If you’re not a big vegetable person, sneaking veggies into food is a time-honored trick that works with kids and picky eaters alike (and even lets you force yourself to get more roughage in your diet). You don’t have to stick to spinach, but it’s especially easy to incorporate into all sorts of dishes, from lasagna to dips and even pesto (and smoothies, of course, as mentioned above). Try our “hidden” spinach recipes for starters.
Whether you’re doing “Dry January” as your health challenge du jour or just trying to cut back a bit (or, um, a lot), it’s possible to make mocktails that are just as complex and delicious as actual craft cocktails. The key is building layers of flavor with ingredients like fruit juices (though beware, they can be high in sugar), infused simple syrups, flavored bitters, and even herbs. We bellied up to 10 bartenders and got enough non-alcoholic cocktail recipes to see us through several weekends.
Related Reading: Tips for Staying Sober
Even if you don’t think carbs are the devil, it never hurts to work more veggies into your life, and cauliflower rice is a really easy way to do it. It’s versatile, healthy, and can be served in place of nutritionally-weak white rice in any dish, from burritos to stir-fries and beyond. Get the Cauliflower Rice recipe. And note that Cauliflower Pizza Crust is also pretty great; ditto Buffalo Cauliflower with Blue Cheese Dressing (you seriously will not even miss the chicken).
Related Reading: All the Ways to Use Cauliflower for Healthier Meals
Greek yogurt is pretty great on its own, especially if you go with the non- or low-fat versions. You can swap in plain Greek yogurt in place of many other fats like mayo, sour cream, butter, and oil in a whole host of recipes. Try it in healthy mac and cheese, a garlicky sandwich spread, a delectable yet healthy dip, homemade frozen yogurt, and as the creamy element in both chicken salad and slaw.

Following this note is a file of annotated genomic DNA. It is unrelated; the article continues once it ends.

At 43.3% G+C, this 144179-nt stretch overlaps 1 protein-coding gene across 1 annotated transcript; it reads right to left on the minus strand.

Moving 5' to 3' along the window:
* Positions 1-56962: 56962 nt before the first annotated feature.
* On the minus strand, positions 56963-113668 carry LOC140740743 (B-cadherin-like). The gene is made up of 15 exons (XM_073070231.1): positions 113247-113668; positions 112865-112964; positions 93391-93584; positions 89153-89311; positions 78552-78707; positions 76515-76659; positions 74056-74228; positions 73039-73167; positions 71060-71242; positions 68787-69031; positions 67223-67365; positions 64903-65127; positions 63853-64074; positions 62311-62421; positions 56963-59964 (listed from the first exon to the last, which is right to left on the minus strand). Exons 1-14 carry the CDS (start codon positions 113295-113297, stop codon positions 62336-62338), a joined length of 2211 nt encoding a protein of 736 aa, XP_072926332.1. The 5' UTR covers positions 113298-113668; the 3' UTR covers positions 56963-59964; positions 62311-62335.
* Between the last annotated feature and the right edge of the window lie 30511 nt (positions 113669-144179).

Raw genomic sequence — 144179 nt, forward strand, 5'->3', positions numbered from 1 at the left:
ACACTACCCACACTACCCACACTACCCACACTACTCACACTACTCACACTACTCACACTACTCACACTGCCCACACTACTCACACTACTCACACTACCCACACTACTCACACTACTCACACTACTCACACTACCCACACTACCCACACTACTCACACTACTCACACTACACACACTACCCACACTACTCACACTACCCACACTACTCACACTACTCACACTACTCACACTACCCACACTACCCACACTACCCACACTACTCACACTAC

Vegans have known for a while now that nutritional yeast is a great (and healthy) substitute for regular cheese—it’s nutty, slightly salty, and…well…cheesy, even while being free of dairy. Sprinkled on its own over pasta or salad, it can stand in for parmesan, but it’s also great when used to deepen the flavor of cheese sauces and queso dip. Just look at the Minimalist Baker Roasted Jalapeño Vegan Queso recipe above and tell us you wouldn’t think that was made with some sharp cheddar! (In fact, it’s cashews and nutritional yeast instead.)
If you’ve ever tried to eat healthier at fast food joints, you may have asked to hold the bun, or even substituted lettuce for the bread. It works, but infinitely more enjoyable is making the same swap for tortillas, which are similarly thin and foldy. (If you can’t do it, at least opt for corn tortillas instead of flour, since they’re healthier.) Use the lettuce, though, and you can justify adding a little bit more sour cream and cheese. Try this Taco Lettuce Wraps recipe, or our Breakfast Burrito Bowls recipe.
Have a saucy dinner planned? Swap out noodles, even the healthier kinds, with zoodles. In case you’ve been living under a rock, those are noodles made out of spiralized zucchini. Once you get the hang of making them, they are a great healthy alternative to regular or wheat pasta—and you can also shave them into thin sheets as an alternative to traditional lasagna (see our Noodleless Zucchini Lasagna recipe). But branch out even further and try zoodles in soups too (like pho), and stir fries such as this Zucchini Noodle Pad Thai.
Whether you’re just grabbing a bite of something sweet or getting ready to bake a more virtuous batch of brownies, the mere act of choosing a darker chocolate (that is, one with a higher cacao percentage) can count as a healthy move. Dark chocolate is rich in antioxidants, after all, and has much less added sugar—and most of it is vegan too. See our picks for the best dark chocolate bars to munch on.
Note: This post was originally published in 2015 and has been updated with new text, links, and images.